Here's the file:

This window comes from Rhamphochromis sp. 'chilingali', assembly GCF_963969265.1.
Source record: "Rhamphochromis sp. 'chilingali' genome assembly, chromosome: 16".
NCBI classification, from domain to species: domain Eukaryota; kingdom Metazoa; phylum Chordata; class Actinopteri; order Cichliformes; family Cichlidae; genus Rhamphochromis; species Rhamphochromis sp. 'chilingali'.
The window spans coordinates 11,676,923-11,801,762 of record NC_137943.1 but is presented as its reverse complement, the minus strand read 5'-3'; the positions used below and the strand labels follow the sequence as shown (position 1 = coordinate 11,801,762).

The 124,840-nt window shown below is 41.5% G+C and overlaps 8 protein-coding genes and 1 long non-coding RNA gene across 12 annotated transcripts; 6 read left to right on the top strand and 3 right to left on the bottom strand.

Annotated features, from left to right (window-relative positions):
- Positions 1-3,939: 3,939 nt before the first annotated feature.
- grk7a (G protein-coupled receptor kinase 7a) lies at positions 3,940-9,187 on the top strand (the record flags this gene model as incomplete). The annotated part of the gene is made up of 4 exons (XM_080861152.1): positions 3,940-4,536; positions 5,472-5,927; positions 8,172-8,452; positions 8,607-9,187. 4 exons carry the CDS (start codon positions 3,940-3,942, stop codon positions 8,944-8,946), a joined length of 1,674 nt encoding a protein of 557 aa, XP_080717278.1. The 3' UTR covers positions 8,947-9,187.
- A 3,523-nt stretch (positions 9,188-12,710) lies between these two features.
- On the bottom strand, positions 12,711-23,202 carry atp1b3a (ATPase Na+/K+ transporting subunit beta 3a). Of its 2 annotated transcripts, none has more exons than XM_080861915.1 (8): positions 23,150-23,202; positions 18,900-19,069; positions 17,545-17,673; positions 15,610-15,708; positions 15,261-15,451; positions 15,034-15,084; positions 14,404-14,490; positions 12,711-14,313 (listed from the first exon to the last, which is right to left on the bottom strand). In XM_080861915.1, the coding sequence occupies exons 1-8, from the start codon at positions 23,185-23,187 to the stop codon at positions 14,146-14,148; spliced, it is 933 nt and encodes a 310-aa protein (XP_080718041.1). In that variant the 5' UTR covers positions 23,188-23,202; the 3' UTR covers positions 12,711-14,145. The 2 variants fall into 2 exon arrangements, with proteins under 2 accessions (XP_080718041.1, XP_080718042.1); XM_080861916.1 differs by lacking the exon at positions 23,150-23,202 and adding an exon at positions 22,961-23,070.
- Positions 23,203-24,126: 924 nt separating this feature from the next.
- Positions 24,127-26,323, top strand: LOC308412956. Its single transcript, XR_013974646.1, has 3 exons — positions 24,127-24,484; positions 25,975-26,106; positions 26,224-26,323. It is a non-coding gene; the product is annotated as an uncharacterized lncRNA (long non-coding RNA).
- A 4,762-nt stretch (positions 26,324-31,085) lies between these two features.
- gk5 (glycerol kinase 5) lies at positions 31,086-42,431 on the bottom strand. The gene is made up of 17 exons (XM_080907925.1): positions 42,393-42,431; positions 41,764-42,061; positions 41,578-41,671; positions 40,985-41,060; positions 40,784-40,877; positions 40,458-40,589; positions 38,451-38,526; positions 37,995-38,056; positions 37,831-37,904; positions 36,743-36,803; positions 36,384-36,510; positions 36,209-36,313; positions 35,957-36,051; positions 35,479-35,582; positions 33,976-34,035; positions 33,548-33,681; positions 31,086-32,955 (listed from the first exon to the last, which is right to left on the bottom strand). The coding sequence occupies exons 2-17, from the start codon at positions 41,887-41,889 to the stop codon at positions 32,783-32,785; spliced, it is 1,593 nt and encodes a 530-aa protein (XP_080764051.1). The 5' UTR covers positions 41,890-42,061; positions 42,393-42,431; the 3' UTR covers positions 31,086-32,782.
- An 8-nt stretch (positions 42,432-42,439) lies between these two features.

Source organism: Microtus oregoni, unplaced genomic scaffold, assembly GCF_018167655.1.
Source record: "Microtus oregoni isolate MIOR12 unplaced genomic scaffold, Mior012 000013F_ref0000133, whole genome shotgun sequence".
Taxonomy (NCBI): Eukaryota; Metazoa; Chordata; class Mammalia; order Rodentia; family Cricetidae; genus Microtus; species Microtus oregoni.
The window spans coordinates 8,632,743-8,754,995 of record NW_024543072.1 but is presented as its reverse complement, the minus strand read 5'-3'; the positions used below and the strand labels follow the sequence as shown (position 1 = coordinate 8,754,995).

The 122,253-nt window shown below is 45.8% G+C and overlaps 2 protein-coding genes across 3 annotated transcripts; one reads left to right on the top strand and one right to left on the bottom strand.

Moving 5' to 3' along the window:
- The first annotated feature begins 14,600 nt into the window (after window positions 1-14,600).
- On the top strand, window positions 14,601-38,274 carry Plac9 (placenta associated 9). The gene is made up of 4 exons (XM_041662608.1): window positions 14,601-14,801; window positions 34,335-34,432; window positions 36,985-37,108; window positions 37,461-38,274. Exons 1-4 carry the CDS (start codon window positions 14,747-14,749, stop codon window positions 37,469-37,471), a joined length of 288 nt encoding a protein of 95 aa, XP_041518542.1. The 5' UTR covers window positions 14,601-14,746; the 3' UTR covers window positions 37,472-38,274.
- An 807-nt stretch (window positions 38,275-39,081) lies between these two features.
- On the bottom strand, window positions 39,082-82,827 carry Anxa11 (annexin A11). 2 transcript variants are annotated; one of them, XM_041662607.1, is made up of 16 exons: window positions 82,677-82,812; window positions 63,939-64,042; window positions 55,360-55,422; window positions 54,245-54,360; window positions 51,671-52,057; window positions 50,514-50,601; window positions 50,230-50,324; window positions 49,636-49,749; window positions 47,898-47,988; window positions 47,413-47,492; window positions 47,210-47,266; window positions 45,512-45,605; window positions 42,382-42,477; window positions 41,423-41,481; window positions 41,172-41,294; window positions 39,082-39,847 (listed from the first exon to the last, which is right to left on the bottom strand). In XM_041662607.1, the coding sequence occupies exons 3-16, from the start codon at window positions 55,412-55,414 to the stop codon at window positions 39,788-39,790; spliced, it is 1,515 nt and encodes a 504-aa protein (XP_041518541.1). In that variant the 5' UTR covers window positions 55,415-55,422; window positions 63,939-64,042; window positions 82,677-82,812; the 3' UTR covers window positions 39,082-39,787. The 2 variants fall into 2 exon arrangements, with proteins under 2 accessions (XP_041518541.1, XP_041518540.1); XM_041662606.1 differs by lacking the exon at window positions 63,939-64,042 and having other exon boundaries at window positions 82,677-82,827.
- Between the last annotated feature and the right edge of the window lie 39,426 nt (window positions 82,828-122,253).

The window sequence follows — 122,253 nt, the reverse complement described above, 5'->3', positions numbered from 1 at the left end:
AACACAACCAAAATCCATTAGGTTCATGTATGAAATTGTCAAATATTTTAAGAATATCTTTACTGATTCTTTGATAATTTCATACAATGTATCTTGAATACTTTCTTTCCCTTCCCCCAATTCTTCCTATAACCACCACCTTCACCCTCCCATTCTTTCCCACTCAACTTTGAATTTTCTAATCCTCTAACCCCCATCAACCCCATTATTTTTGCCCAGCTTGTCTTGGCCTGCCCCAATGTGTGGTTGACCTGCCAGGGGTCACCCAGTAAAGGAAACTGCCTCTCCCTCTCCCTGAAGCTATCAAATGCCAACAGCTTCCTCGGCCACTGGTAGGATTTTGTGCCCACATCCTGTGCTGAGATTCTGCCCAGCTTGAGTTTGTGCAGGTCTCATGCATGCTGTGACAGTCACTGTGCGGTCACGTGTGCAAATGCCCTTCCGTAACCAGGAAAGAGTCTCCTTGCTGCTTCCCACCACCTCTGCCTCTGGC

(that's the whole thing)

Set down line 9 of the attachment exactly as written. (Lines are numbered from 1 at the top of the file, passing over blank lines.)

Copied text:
- A 3,523-nt stretch (positions 9,188-12,710) lies between these two features.